She also encouraged cancer care centres to start thinking about how they would handle site closures and the consolidation of locations. “We have had to close some sites because of quarantine restrictions. It’s hard to move patients. You need to think about communicating quickly to the hospital systems you are connected with. Spend time also thinking about how you would consolidate centres. Preplanning will help us,” she concluded.

The three participants then took questions:

  • On the issue of managing supply chain problems in the current environment, Mr Middleton noted that the first question to answer is: “what do you really need?”

“PPE is at an absolute premium, so have a robust PPE plan – think about when and where your people will really need PPE. Not every centre needs to be activated at the same time. Reach out to all of your contacts. We’ve been able to help many partner organizations by directing them to suppliers. Do everything you can to find material and make sure you use it judiciously.”

Dr Pramesh and Ms Dunn highlighted the importance of using teleconsulting to address the issue of continuing to deliver palliative care at this time: Dr Pramesh said that with the “dramatic” increase in demand for supportive care, his hospital has had to deploy other clinicians to support existing palliative care clinicians. “We have stopped home care services because many patients live in very crowded areas and we didn’t want to expose staff and instead we offer teleconsulting, and if they needed medicines they were transported to them.”

“Video visits will allow you to stay connected. Don’t lose sight of patients. If a patient’s treatment is delayed, you don’t want them to feel lost,” added Ms Dunn.

  • Treatment adherence is a key issue for cancer care providers as the COVID lockdown continues. Ms Dunn explained that UPMC has relied on physicians to help identify patients whose treatment could be safely delayed, and which could be moved to a different treatment cycle. “We want to be sure patients stay compliant, but in a pandemic we also want to safely minimise the number of patients coming into our clinics. Again, telemedicine visits are very important. Cancer patients are not used to this type of remote interaction with a provider, so we need to support them in moving towards telemedicine and using this to monitor adherence.”
  •  Mark Middleton explained Icon Group’s approach to managing the issue of screening: “This is the first line of defence. Patients are contacted by SMS to remind them of all the screening processes and exclusion criteria. They are also asked to not bring visitors unless really needed. People are screened for COVID risk factors – travel, temperature screening or exposure to infected persons. Nobody with undiagnosed respiratory symptoms can enter centres; this doesn’t mean they won’t be treated but they need to be diagnosed.”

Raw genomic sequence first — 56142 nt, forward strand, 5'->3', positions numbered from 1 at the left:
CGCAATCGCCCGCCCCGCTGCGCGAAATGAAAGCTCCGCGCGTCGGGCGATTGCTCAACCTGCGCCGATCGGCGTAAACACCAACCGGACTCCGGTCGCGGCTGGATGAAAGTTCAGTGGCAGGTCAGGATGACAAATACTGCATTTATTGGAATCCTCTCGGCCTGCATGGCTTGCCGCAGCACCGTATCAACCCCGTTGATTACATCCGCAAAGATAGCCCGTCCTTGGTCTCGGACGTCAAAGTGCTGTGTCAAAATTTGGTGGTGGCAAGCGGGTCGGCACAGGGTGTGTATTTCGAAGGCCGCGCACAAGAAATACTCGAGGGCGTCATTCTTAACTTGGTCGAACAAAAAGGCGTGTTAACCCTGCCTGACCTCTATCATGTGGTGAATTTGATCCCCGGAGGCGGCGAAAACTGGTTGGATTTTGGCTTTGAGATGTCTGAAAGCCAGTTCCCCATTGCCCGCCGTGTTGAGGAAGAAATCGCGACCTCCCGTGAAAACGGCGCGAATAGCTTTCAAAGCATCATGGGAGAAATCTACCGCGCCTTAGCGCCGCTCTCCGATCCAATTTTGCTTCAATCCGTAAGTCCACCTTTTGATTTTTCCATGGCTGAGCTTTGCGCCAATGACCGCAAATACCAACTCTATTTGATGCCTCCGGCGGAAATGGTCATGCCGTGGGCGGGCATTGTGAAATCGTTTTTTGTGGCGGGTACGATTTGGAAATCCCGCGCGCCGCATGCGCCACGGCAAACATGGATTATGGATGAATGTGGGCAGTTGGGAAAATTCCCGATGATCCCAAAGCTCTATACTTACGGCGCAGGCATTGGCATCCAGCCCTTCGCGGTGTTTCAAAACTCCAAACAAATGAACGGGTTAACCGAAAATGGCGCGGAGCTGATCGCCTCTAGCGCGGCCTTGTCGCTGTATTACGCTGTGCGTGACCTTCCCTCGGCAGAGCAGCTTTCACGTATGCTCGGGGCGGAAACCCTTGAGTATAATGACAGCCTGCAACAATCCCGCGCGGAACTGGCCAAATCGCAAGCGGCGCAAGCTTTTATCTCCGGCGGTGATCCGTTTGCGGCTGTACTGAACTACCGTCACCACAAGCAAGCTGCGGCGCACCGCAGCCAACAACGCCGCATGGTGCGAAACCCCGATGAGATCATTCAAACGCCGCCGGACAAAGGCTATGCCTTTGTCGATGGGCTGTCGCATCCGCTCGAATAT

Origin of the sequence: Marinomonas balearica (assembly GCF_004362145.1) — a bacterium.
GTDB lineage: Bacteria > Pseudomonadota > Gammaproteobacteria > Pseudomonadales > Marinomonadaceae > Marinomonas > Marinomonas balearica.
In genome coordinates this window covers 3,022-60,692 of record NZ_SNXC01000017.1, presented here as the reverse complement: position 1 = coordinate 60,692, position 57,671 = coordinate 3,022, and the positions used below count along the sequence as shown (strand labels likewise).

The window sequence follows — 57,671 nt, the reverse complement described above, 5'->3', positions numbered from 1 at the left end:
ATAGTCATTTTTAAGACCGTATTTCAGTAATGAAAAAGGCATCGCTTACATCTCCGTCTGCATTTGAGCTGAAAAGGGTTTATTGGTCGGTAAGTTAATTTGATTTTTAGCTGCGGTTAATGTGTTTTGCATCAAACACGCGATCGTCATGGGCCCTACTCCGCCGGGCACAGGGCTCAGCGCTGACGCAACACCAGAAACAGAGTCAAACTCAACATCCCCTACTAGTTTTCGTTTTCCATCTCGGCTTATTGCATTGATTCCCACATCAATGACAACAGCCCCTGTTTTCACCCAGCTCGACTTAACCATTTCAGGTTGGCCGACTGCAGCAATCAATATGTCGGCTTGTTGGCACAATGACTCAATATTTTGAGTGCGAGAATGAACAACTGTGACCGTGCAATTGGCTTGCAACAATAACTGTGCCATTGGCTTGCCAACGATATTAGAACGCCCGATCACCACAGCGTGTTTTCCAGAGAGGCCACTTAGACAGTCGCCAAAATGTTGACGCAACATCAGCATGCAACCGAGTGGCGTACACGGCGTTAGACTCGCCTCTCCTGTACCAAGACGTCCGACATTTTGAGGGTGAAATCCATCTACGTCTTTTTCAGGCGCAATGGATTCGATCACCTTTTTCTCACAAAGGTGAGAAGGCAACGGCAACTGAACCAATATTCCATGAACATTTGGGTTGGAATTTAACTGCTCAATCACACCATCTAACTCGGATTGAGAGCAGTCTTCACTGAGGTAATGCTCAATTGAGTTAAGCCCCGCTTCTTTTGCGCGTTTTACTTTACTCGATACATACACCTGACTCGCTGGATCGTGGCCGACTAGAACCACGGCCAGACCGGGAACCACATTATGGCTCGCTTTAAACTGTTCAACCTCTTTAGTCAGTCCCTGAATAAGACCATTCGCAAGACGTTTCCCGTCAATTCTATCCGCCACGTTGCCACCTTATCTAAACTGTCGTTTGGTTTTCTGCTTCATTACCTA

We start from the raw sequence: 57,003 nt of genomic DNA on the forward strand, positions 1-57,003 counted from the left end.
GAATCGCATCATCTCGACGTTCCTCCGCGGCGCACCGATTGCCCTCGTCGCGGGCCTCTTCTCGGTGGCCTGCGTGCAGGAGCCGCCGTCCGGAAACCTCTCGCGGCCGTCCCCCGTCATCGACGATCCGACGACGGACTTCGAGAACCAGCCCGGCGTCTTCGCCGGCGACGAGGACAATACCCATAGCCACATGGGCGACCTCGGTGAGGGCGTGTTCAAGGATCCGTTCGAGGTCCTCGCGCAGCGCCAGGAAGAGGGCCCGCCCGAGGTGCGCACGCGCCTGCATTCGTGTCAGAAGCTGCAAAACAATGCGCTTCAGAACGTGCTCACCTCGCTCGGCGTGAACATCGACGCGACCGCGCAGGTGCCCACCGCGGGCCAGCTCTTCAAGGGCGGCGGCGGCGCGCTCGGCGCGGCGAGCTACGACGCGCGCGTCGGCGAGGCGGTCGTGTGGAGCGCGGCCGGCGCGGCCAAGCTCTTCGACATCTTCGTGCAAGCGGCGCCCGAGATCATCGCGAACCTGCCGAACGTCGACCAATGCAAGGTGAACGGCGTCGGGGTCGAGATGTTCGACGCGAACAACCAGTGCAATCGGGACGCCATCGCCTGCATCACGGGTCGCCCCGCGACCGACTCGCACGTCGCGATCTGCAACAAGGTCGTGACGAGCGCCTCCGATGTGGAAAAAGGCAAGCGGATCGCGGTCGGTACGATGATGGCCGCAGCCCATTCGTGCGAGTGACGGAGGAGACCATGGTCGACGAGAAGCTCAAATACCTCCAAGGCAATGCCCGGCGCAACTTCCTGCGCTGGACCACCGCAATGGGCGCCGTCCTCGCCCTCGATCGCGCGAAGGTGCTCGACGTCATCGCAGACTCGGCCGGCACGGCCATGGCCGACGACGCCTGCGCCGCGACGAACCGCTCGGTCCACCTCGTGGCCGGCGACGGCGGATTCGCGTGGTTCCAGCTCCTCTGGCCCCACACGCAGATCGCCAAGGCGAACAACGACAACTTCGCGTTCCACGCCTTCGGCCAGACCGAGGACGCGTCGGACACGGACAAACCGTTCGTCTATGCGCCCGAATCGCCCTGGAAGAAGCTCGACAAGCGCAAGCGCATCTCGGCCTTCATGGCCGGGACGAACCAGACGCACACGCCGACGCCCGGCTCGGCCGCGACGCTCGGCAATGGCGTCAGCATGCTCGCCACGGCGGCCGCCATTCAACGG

• Similarly, cancer care providers need to manage the expectations of patients and their families in terms of prioritisation. Dr Pramesh explained that the priority of patients remains cancer treatment. “They aren’t as worried about getting COVID as much as their treatment being sub optimal. Being open and transparent with patients over the tough choices we face is vital.”
  • Ms Dunn stressed the importance of transparency in communicating new guidelines and prioritization: “The way we deliver health care and cancer care is very different to how it was six months ago. We are ensuring we answer their questions, communicate with them, being as transparent as we possibly can. We have put a lot of change in place and it’s important that we continue to educate our staff, patients and their families as to why.”
  • Ms Dunn’s advice for those working with children was to put in place the same precautions as for adult cancer patients. “Similarly, with maternity wards, we have had to limit the number of people that can be in the room. Paediatric care requires the same diligence and care.” Dr Pramesh added that because children are showing less susceptibility to COVID-19, they have prioritised the continued treatment of paediatric patients as far as possible.   “That’s the only upside to this: we’ve been able to provide almost complete cancer care to paediatric patients.”
  • On the question of delivering cancer care to different population groups and demographics, Ms Dunn said UPMC “had to make a quick pivot on the most vulnerable populations: stem cell transplant patients, complex immunotherapy patients. In many cases they are in the hospital for a long period of time. Our physicians have looked very closely at this. We’re still providing these services but are trying to avoid or delay when we can do so safely.”

Mr Middleton noted that in Singapore and Hong Kong, there are large populations being treated in Icon centres that live in other countries. “When borders shut we had limited time to respond and some patients had to leave halfway through immunotherapy treatment. We had to connect our doctors by telemedicine to their local hospitals and continue monitoring treatment.  Without telemedicine this would have been extremely disruptive.”

 

Wrapping up the webinar, Dr Henshall observed that three key principles had emerged from the conversation: transparency, clarity and agility.

“We all need to embrace these when delivering care to patients, and as we continue to share evidence and knowledge with our communities and stakeholders.”

The webinar and Dr CS Pramesh’s presentation are worth watching in full:

 

 

C/Can’s next webinar will be in Spanish on 15 April. The title is: Atención oncológica en tiempos del COVID-19. (Cancer care during the times of COVID-19 – SPA)

To register: https://bit.ly/2UQHD4g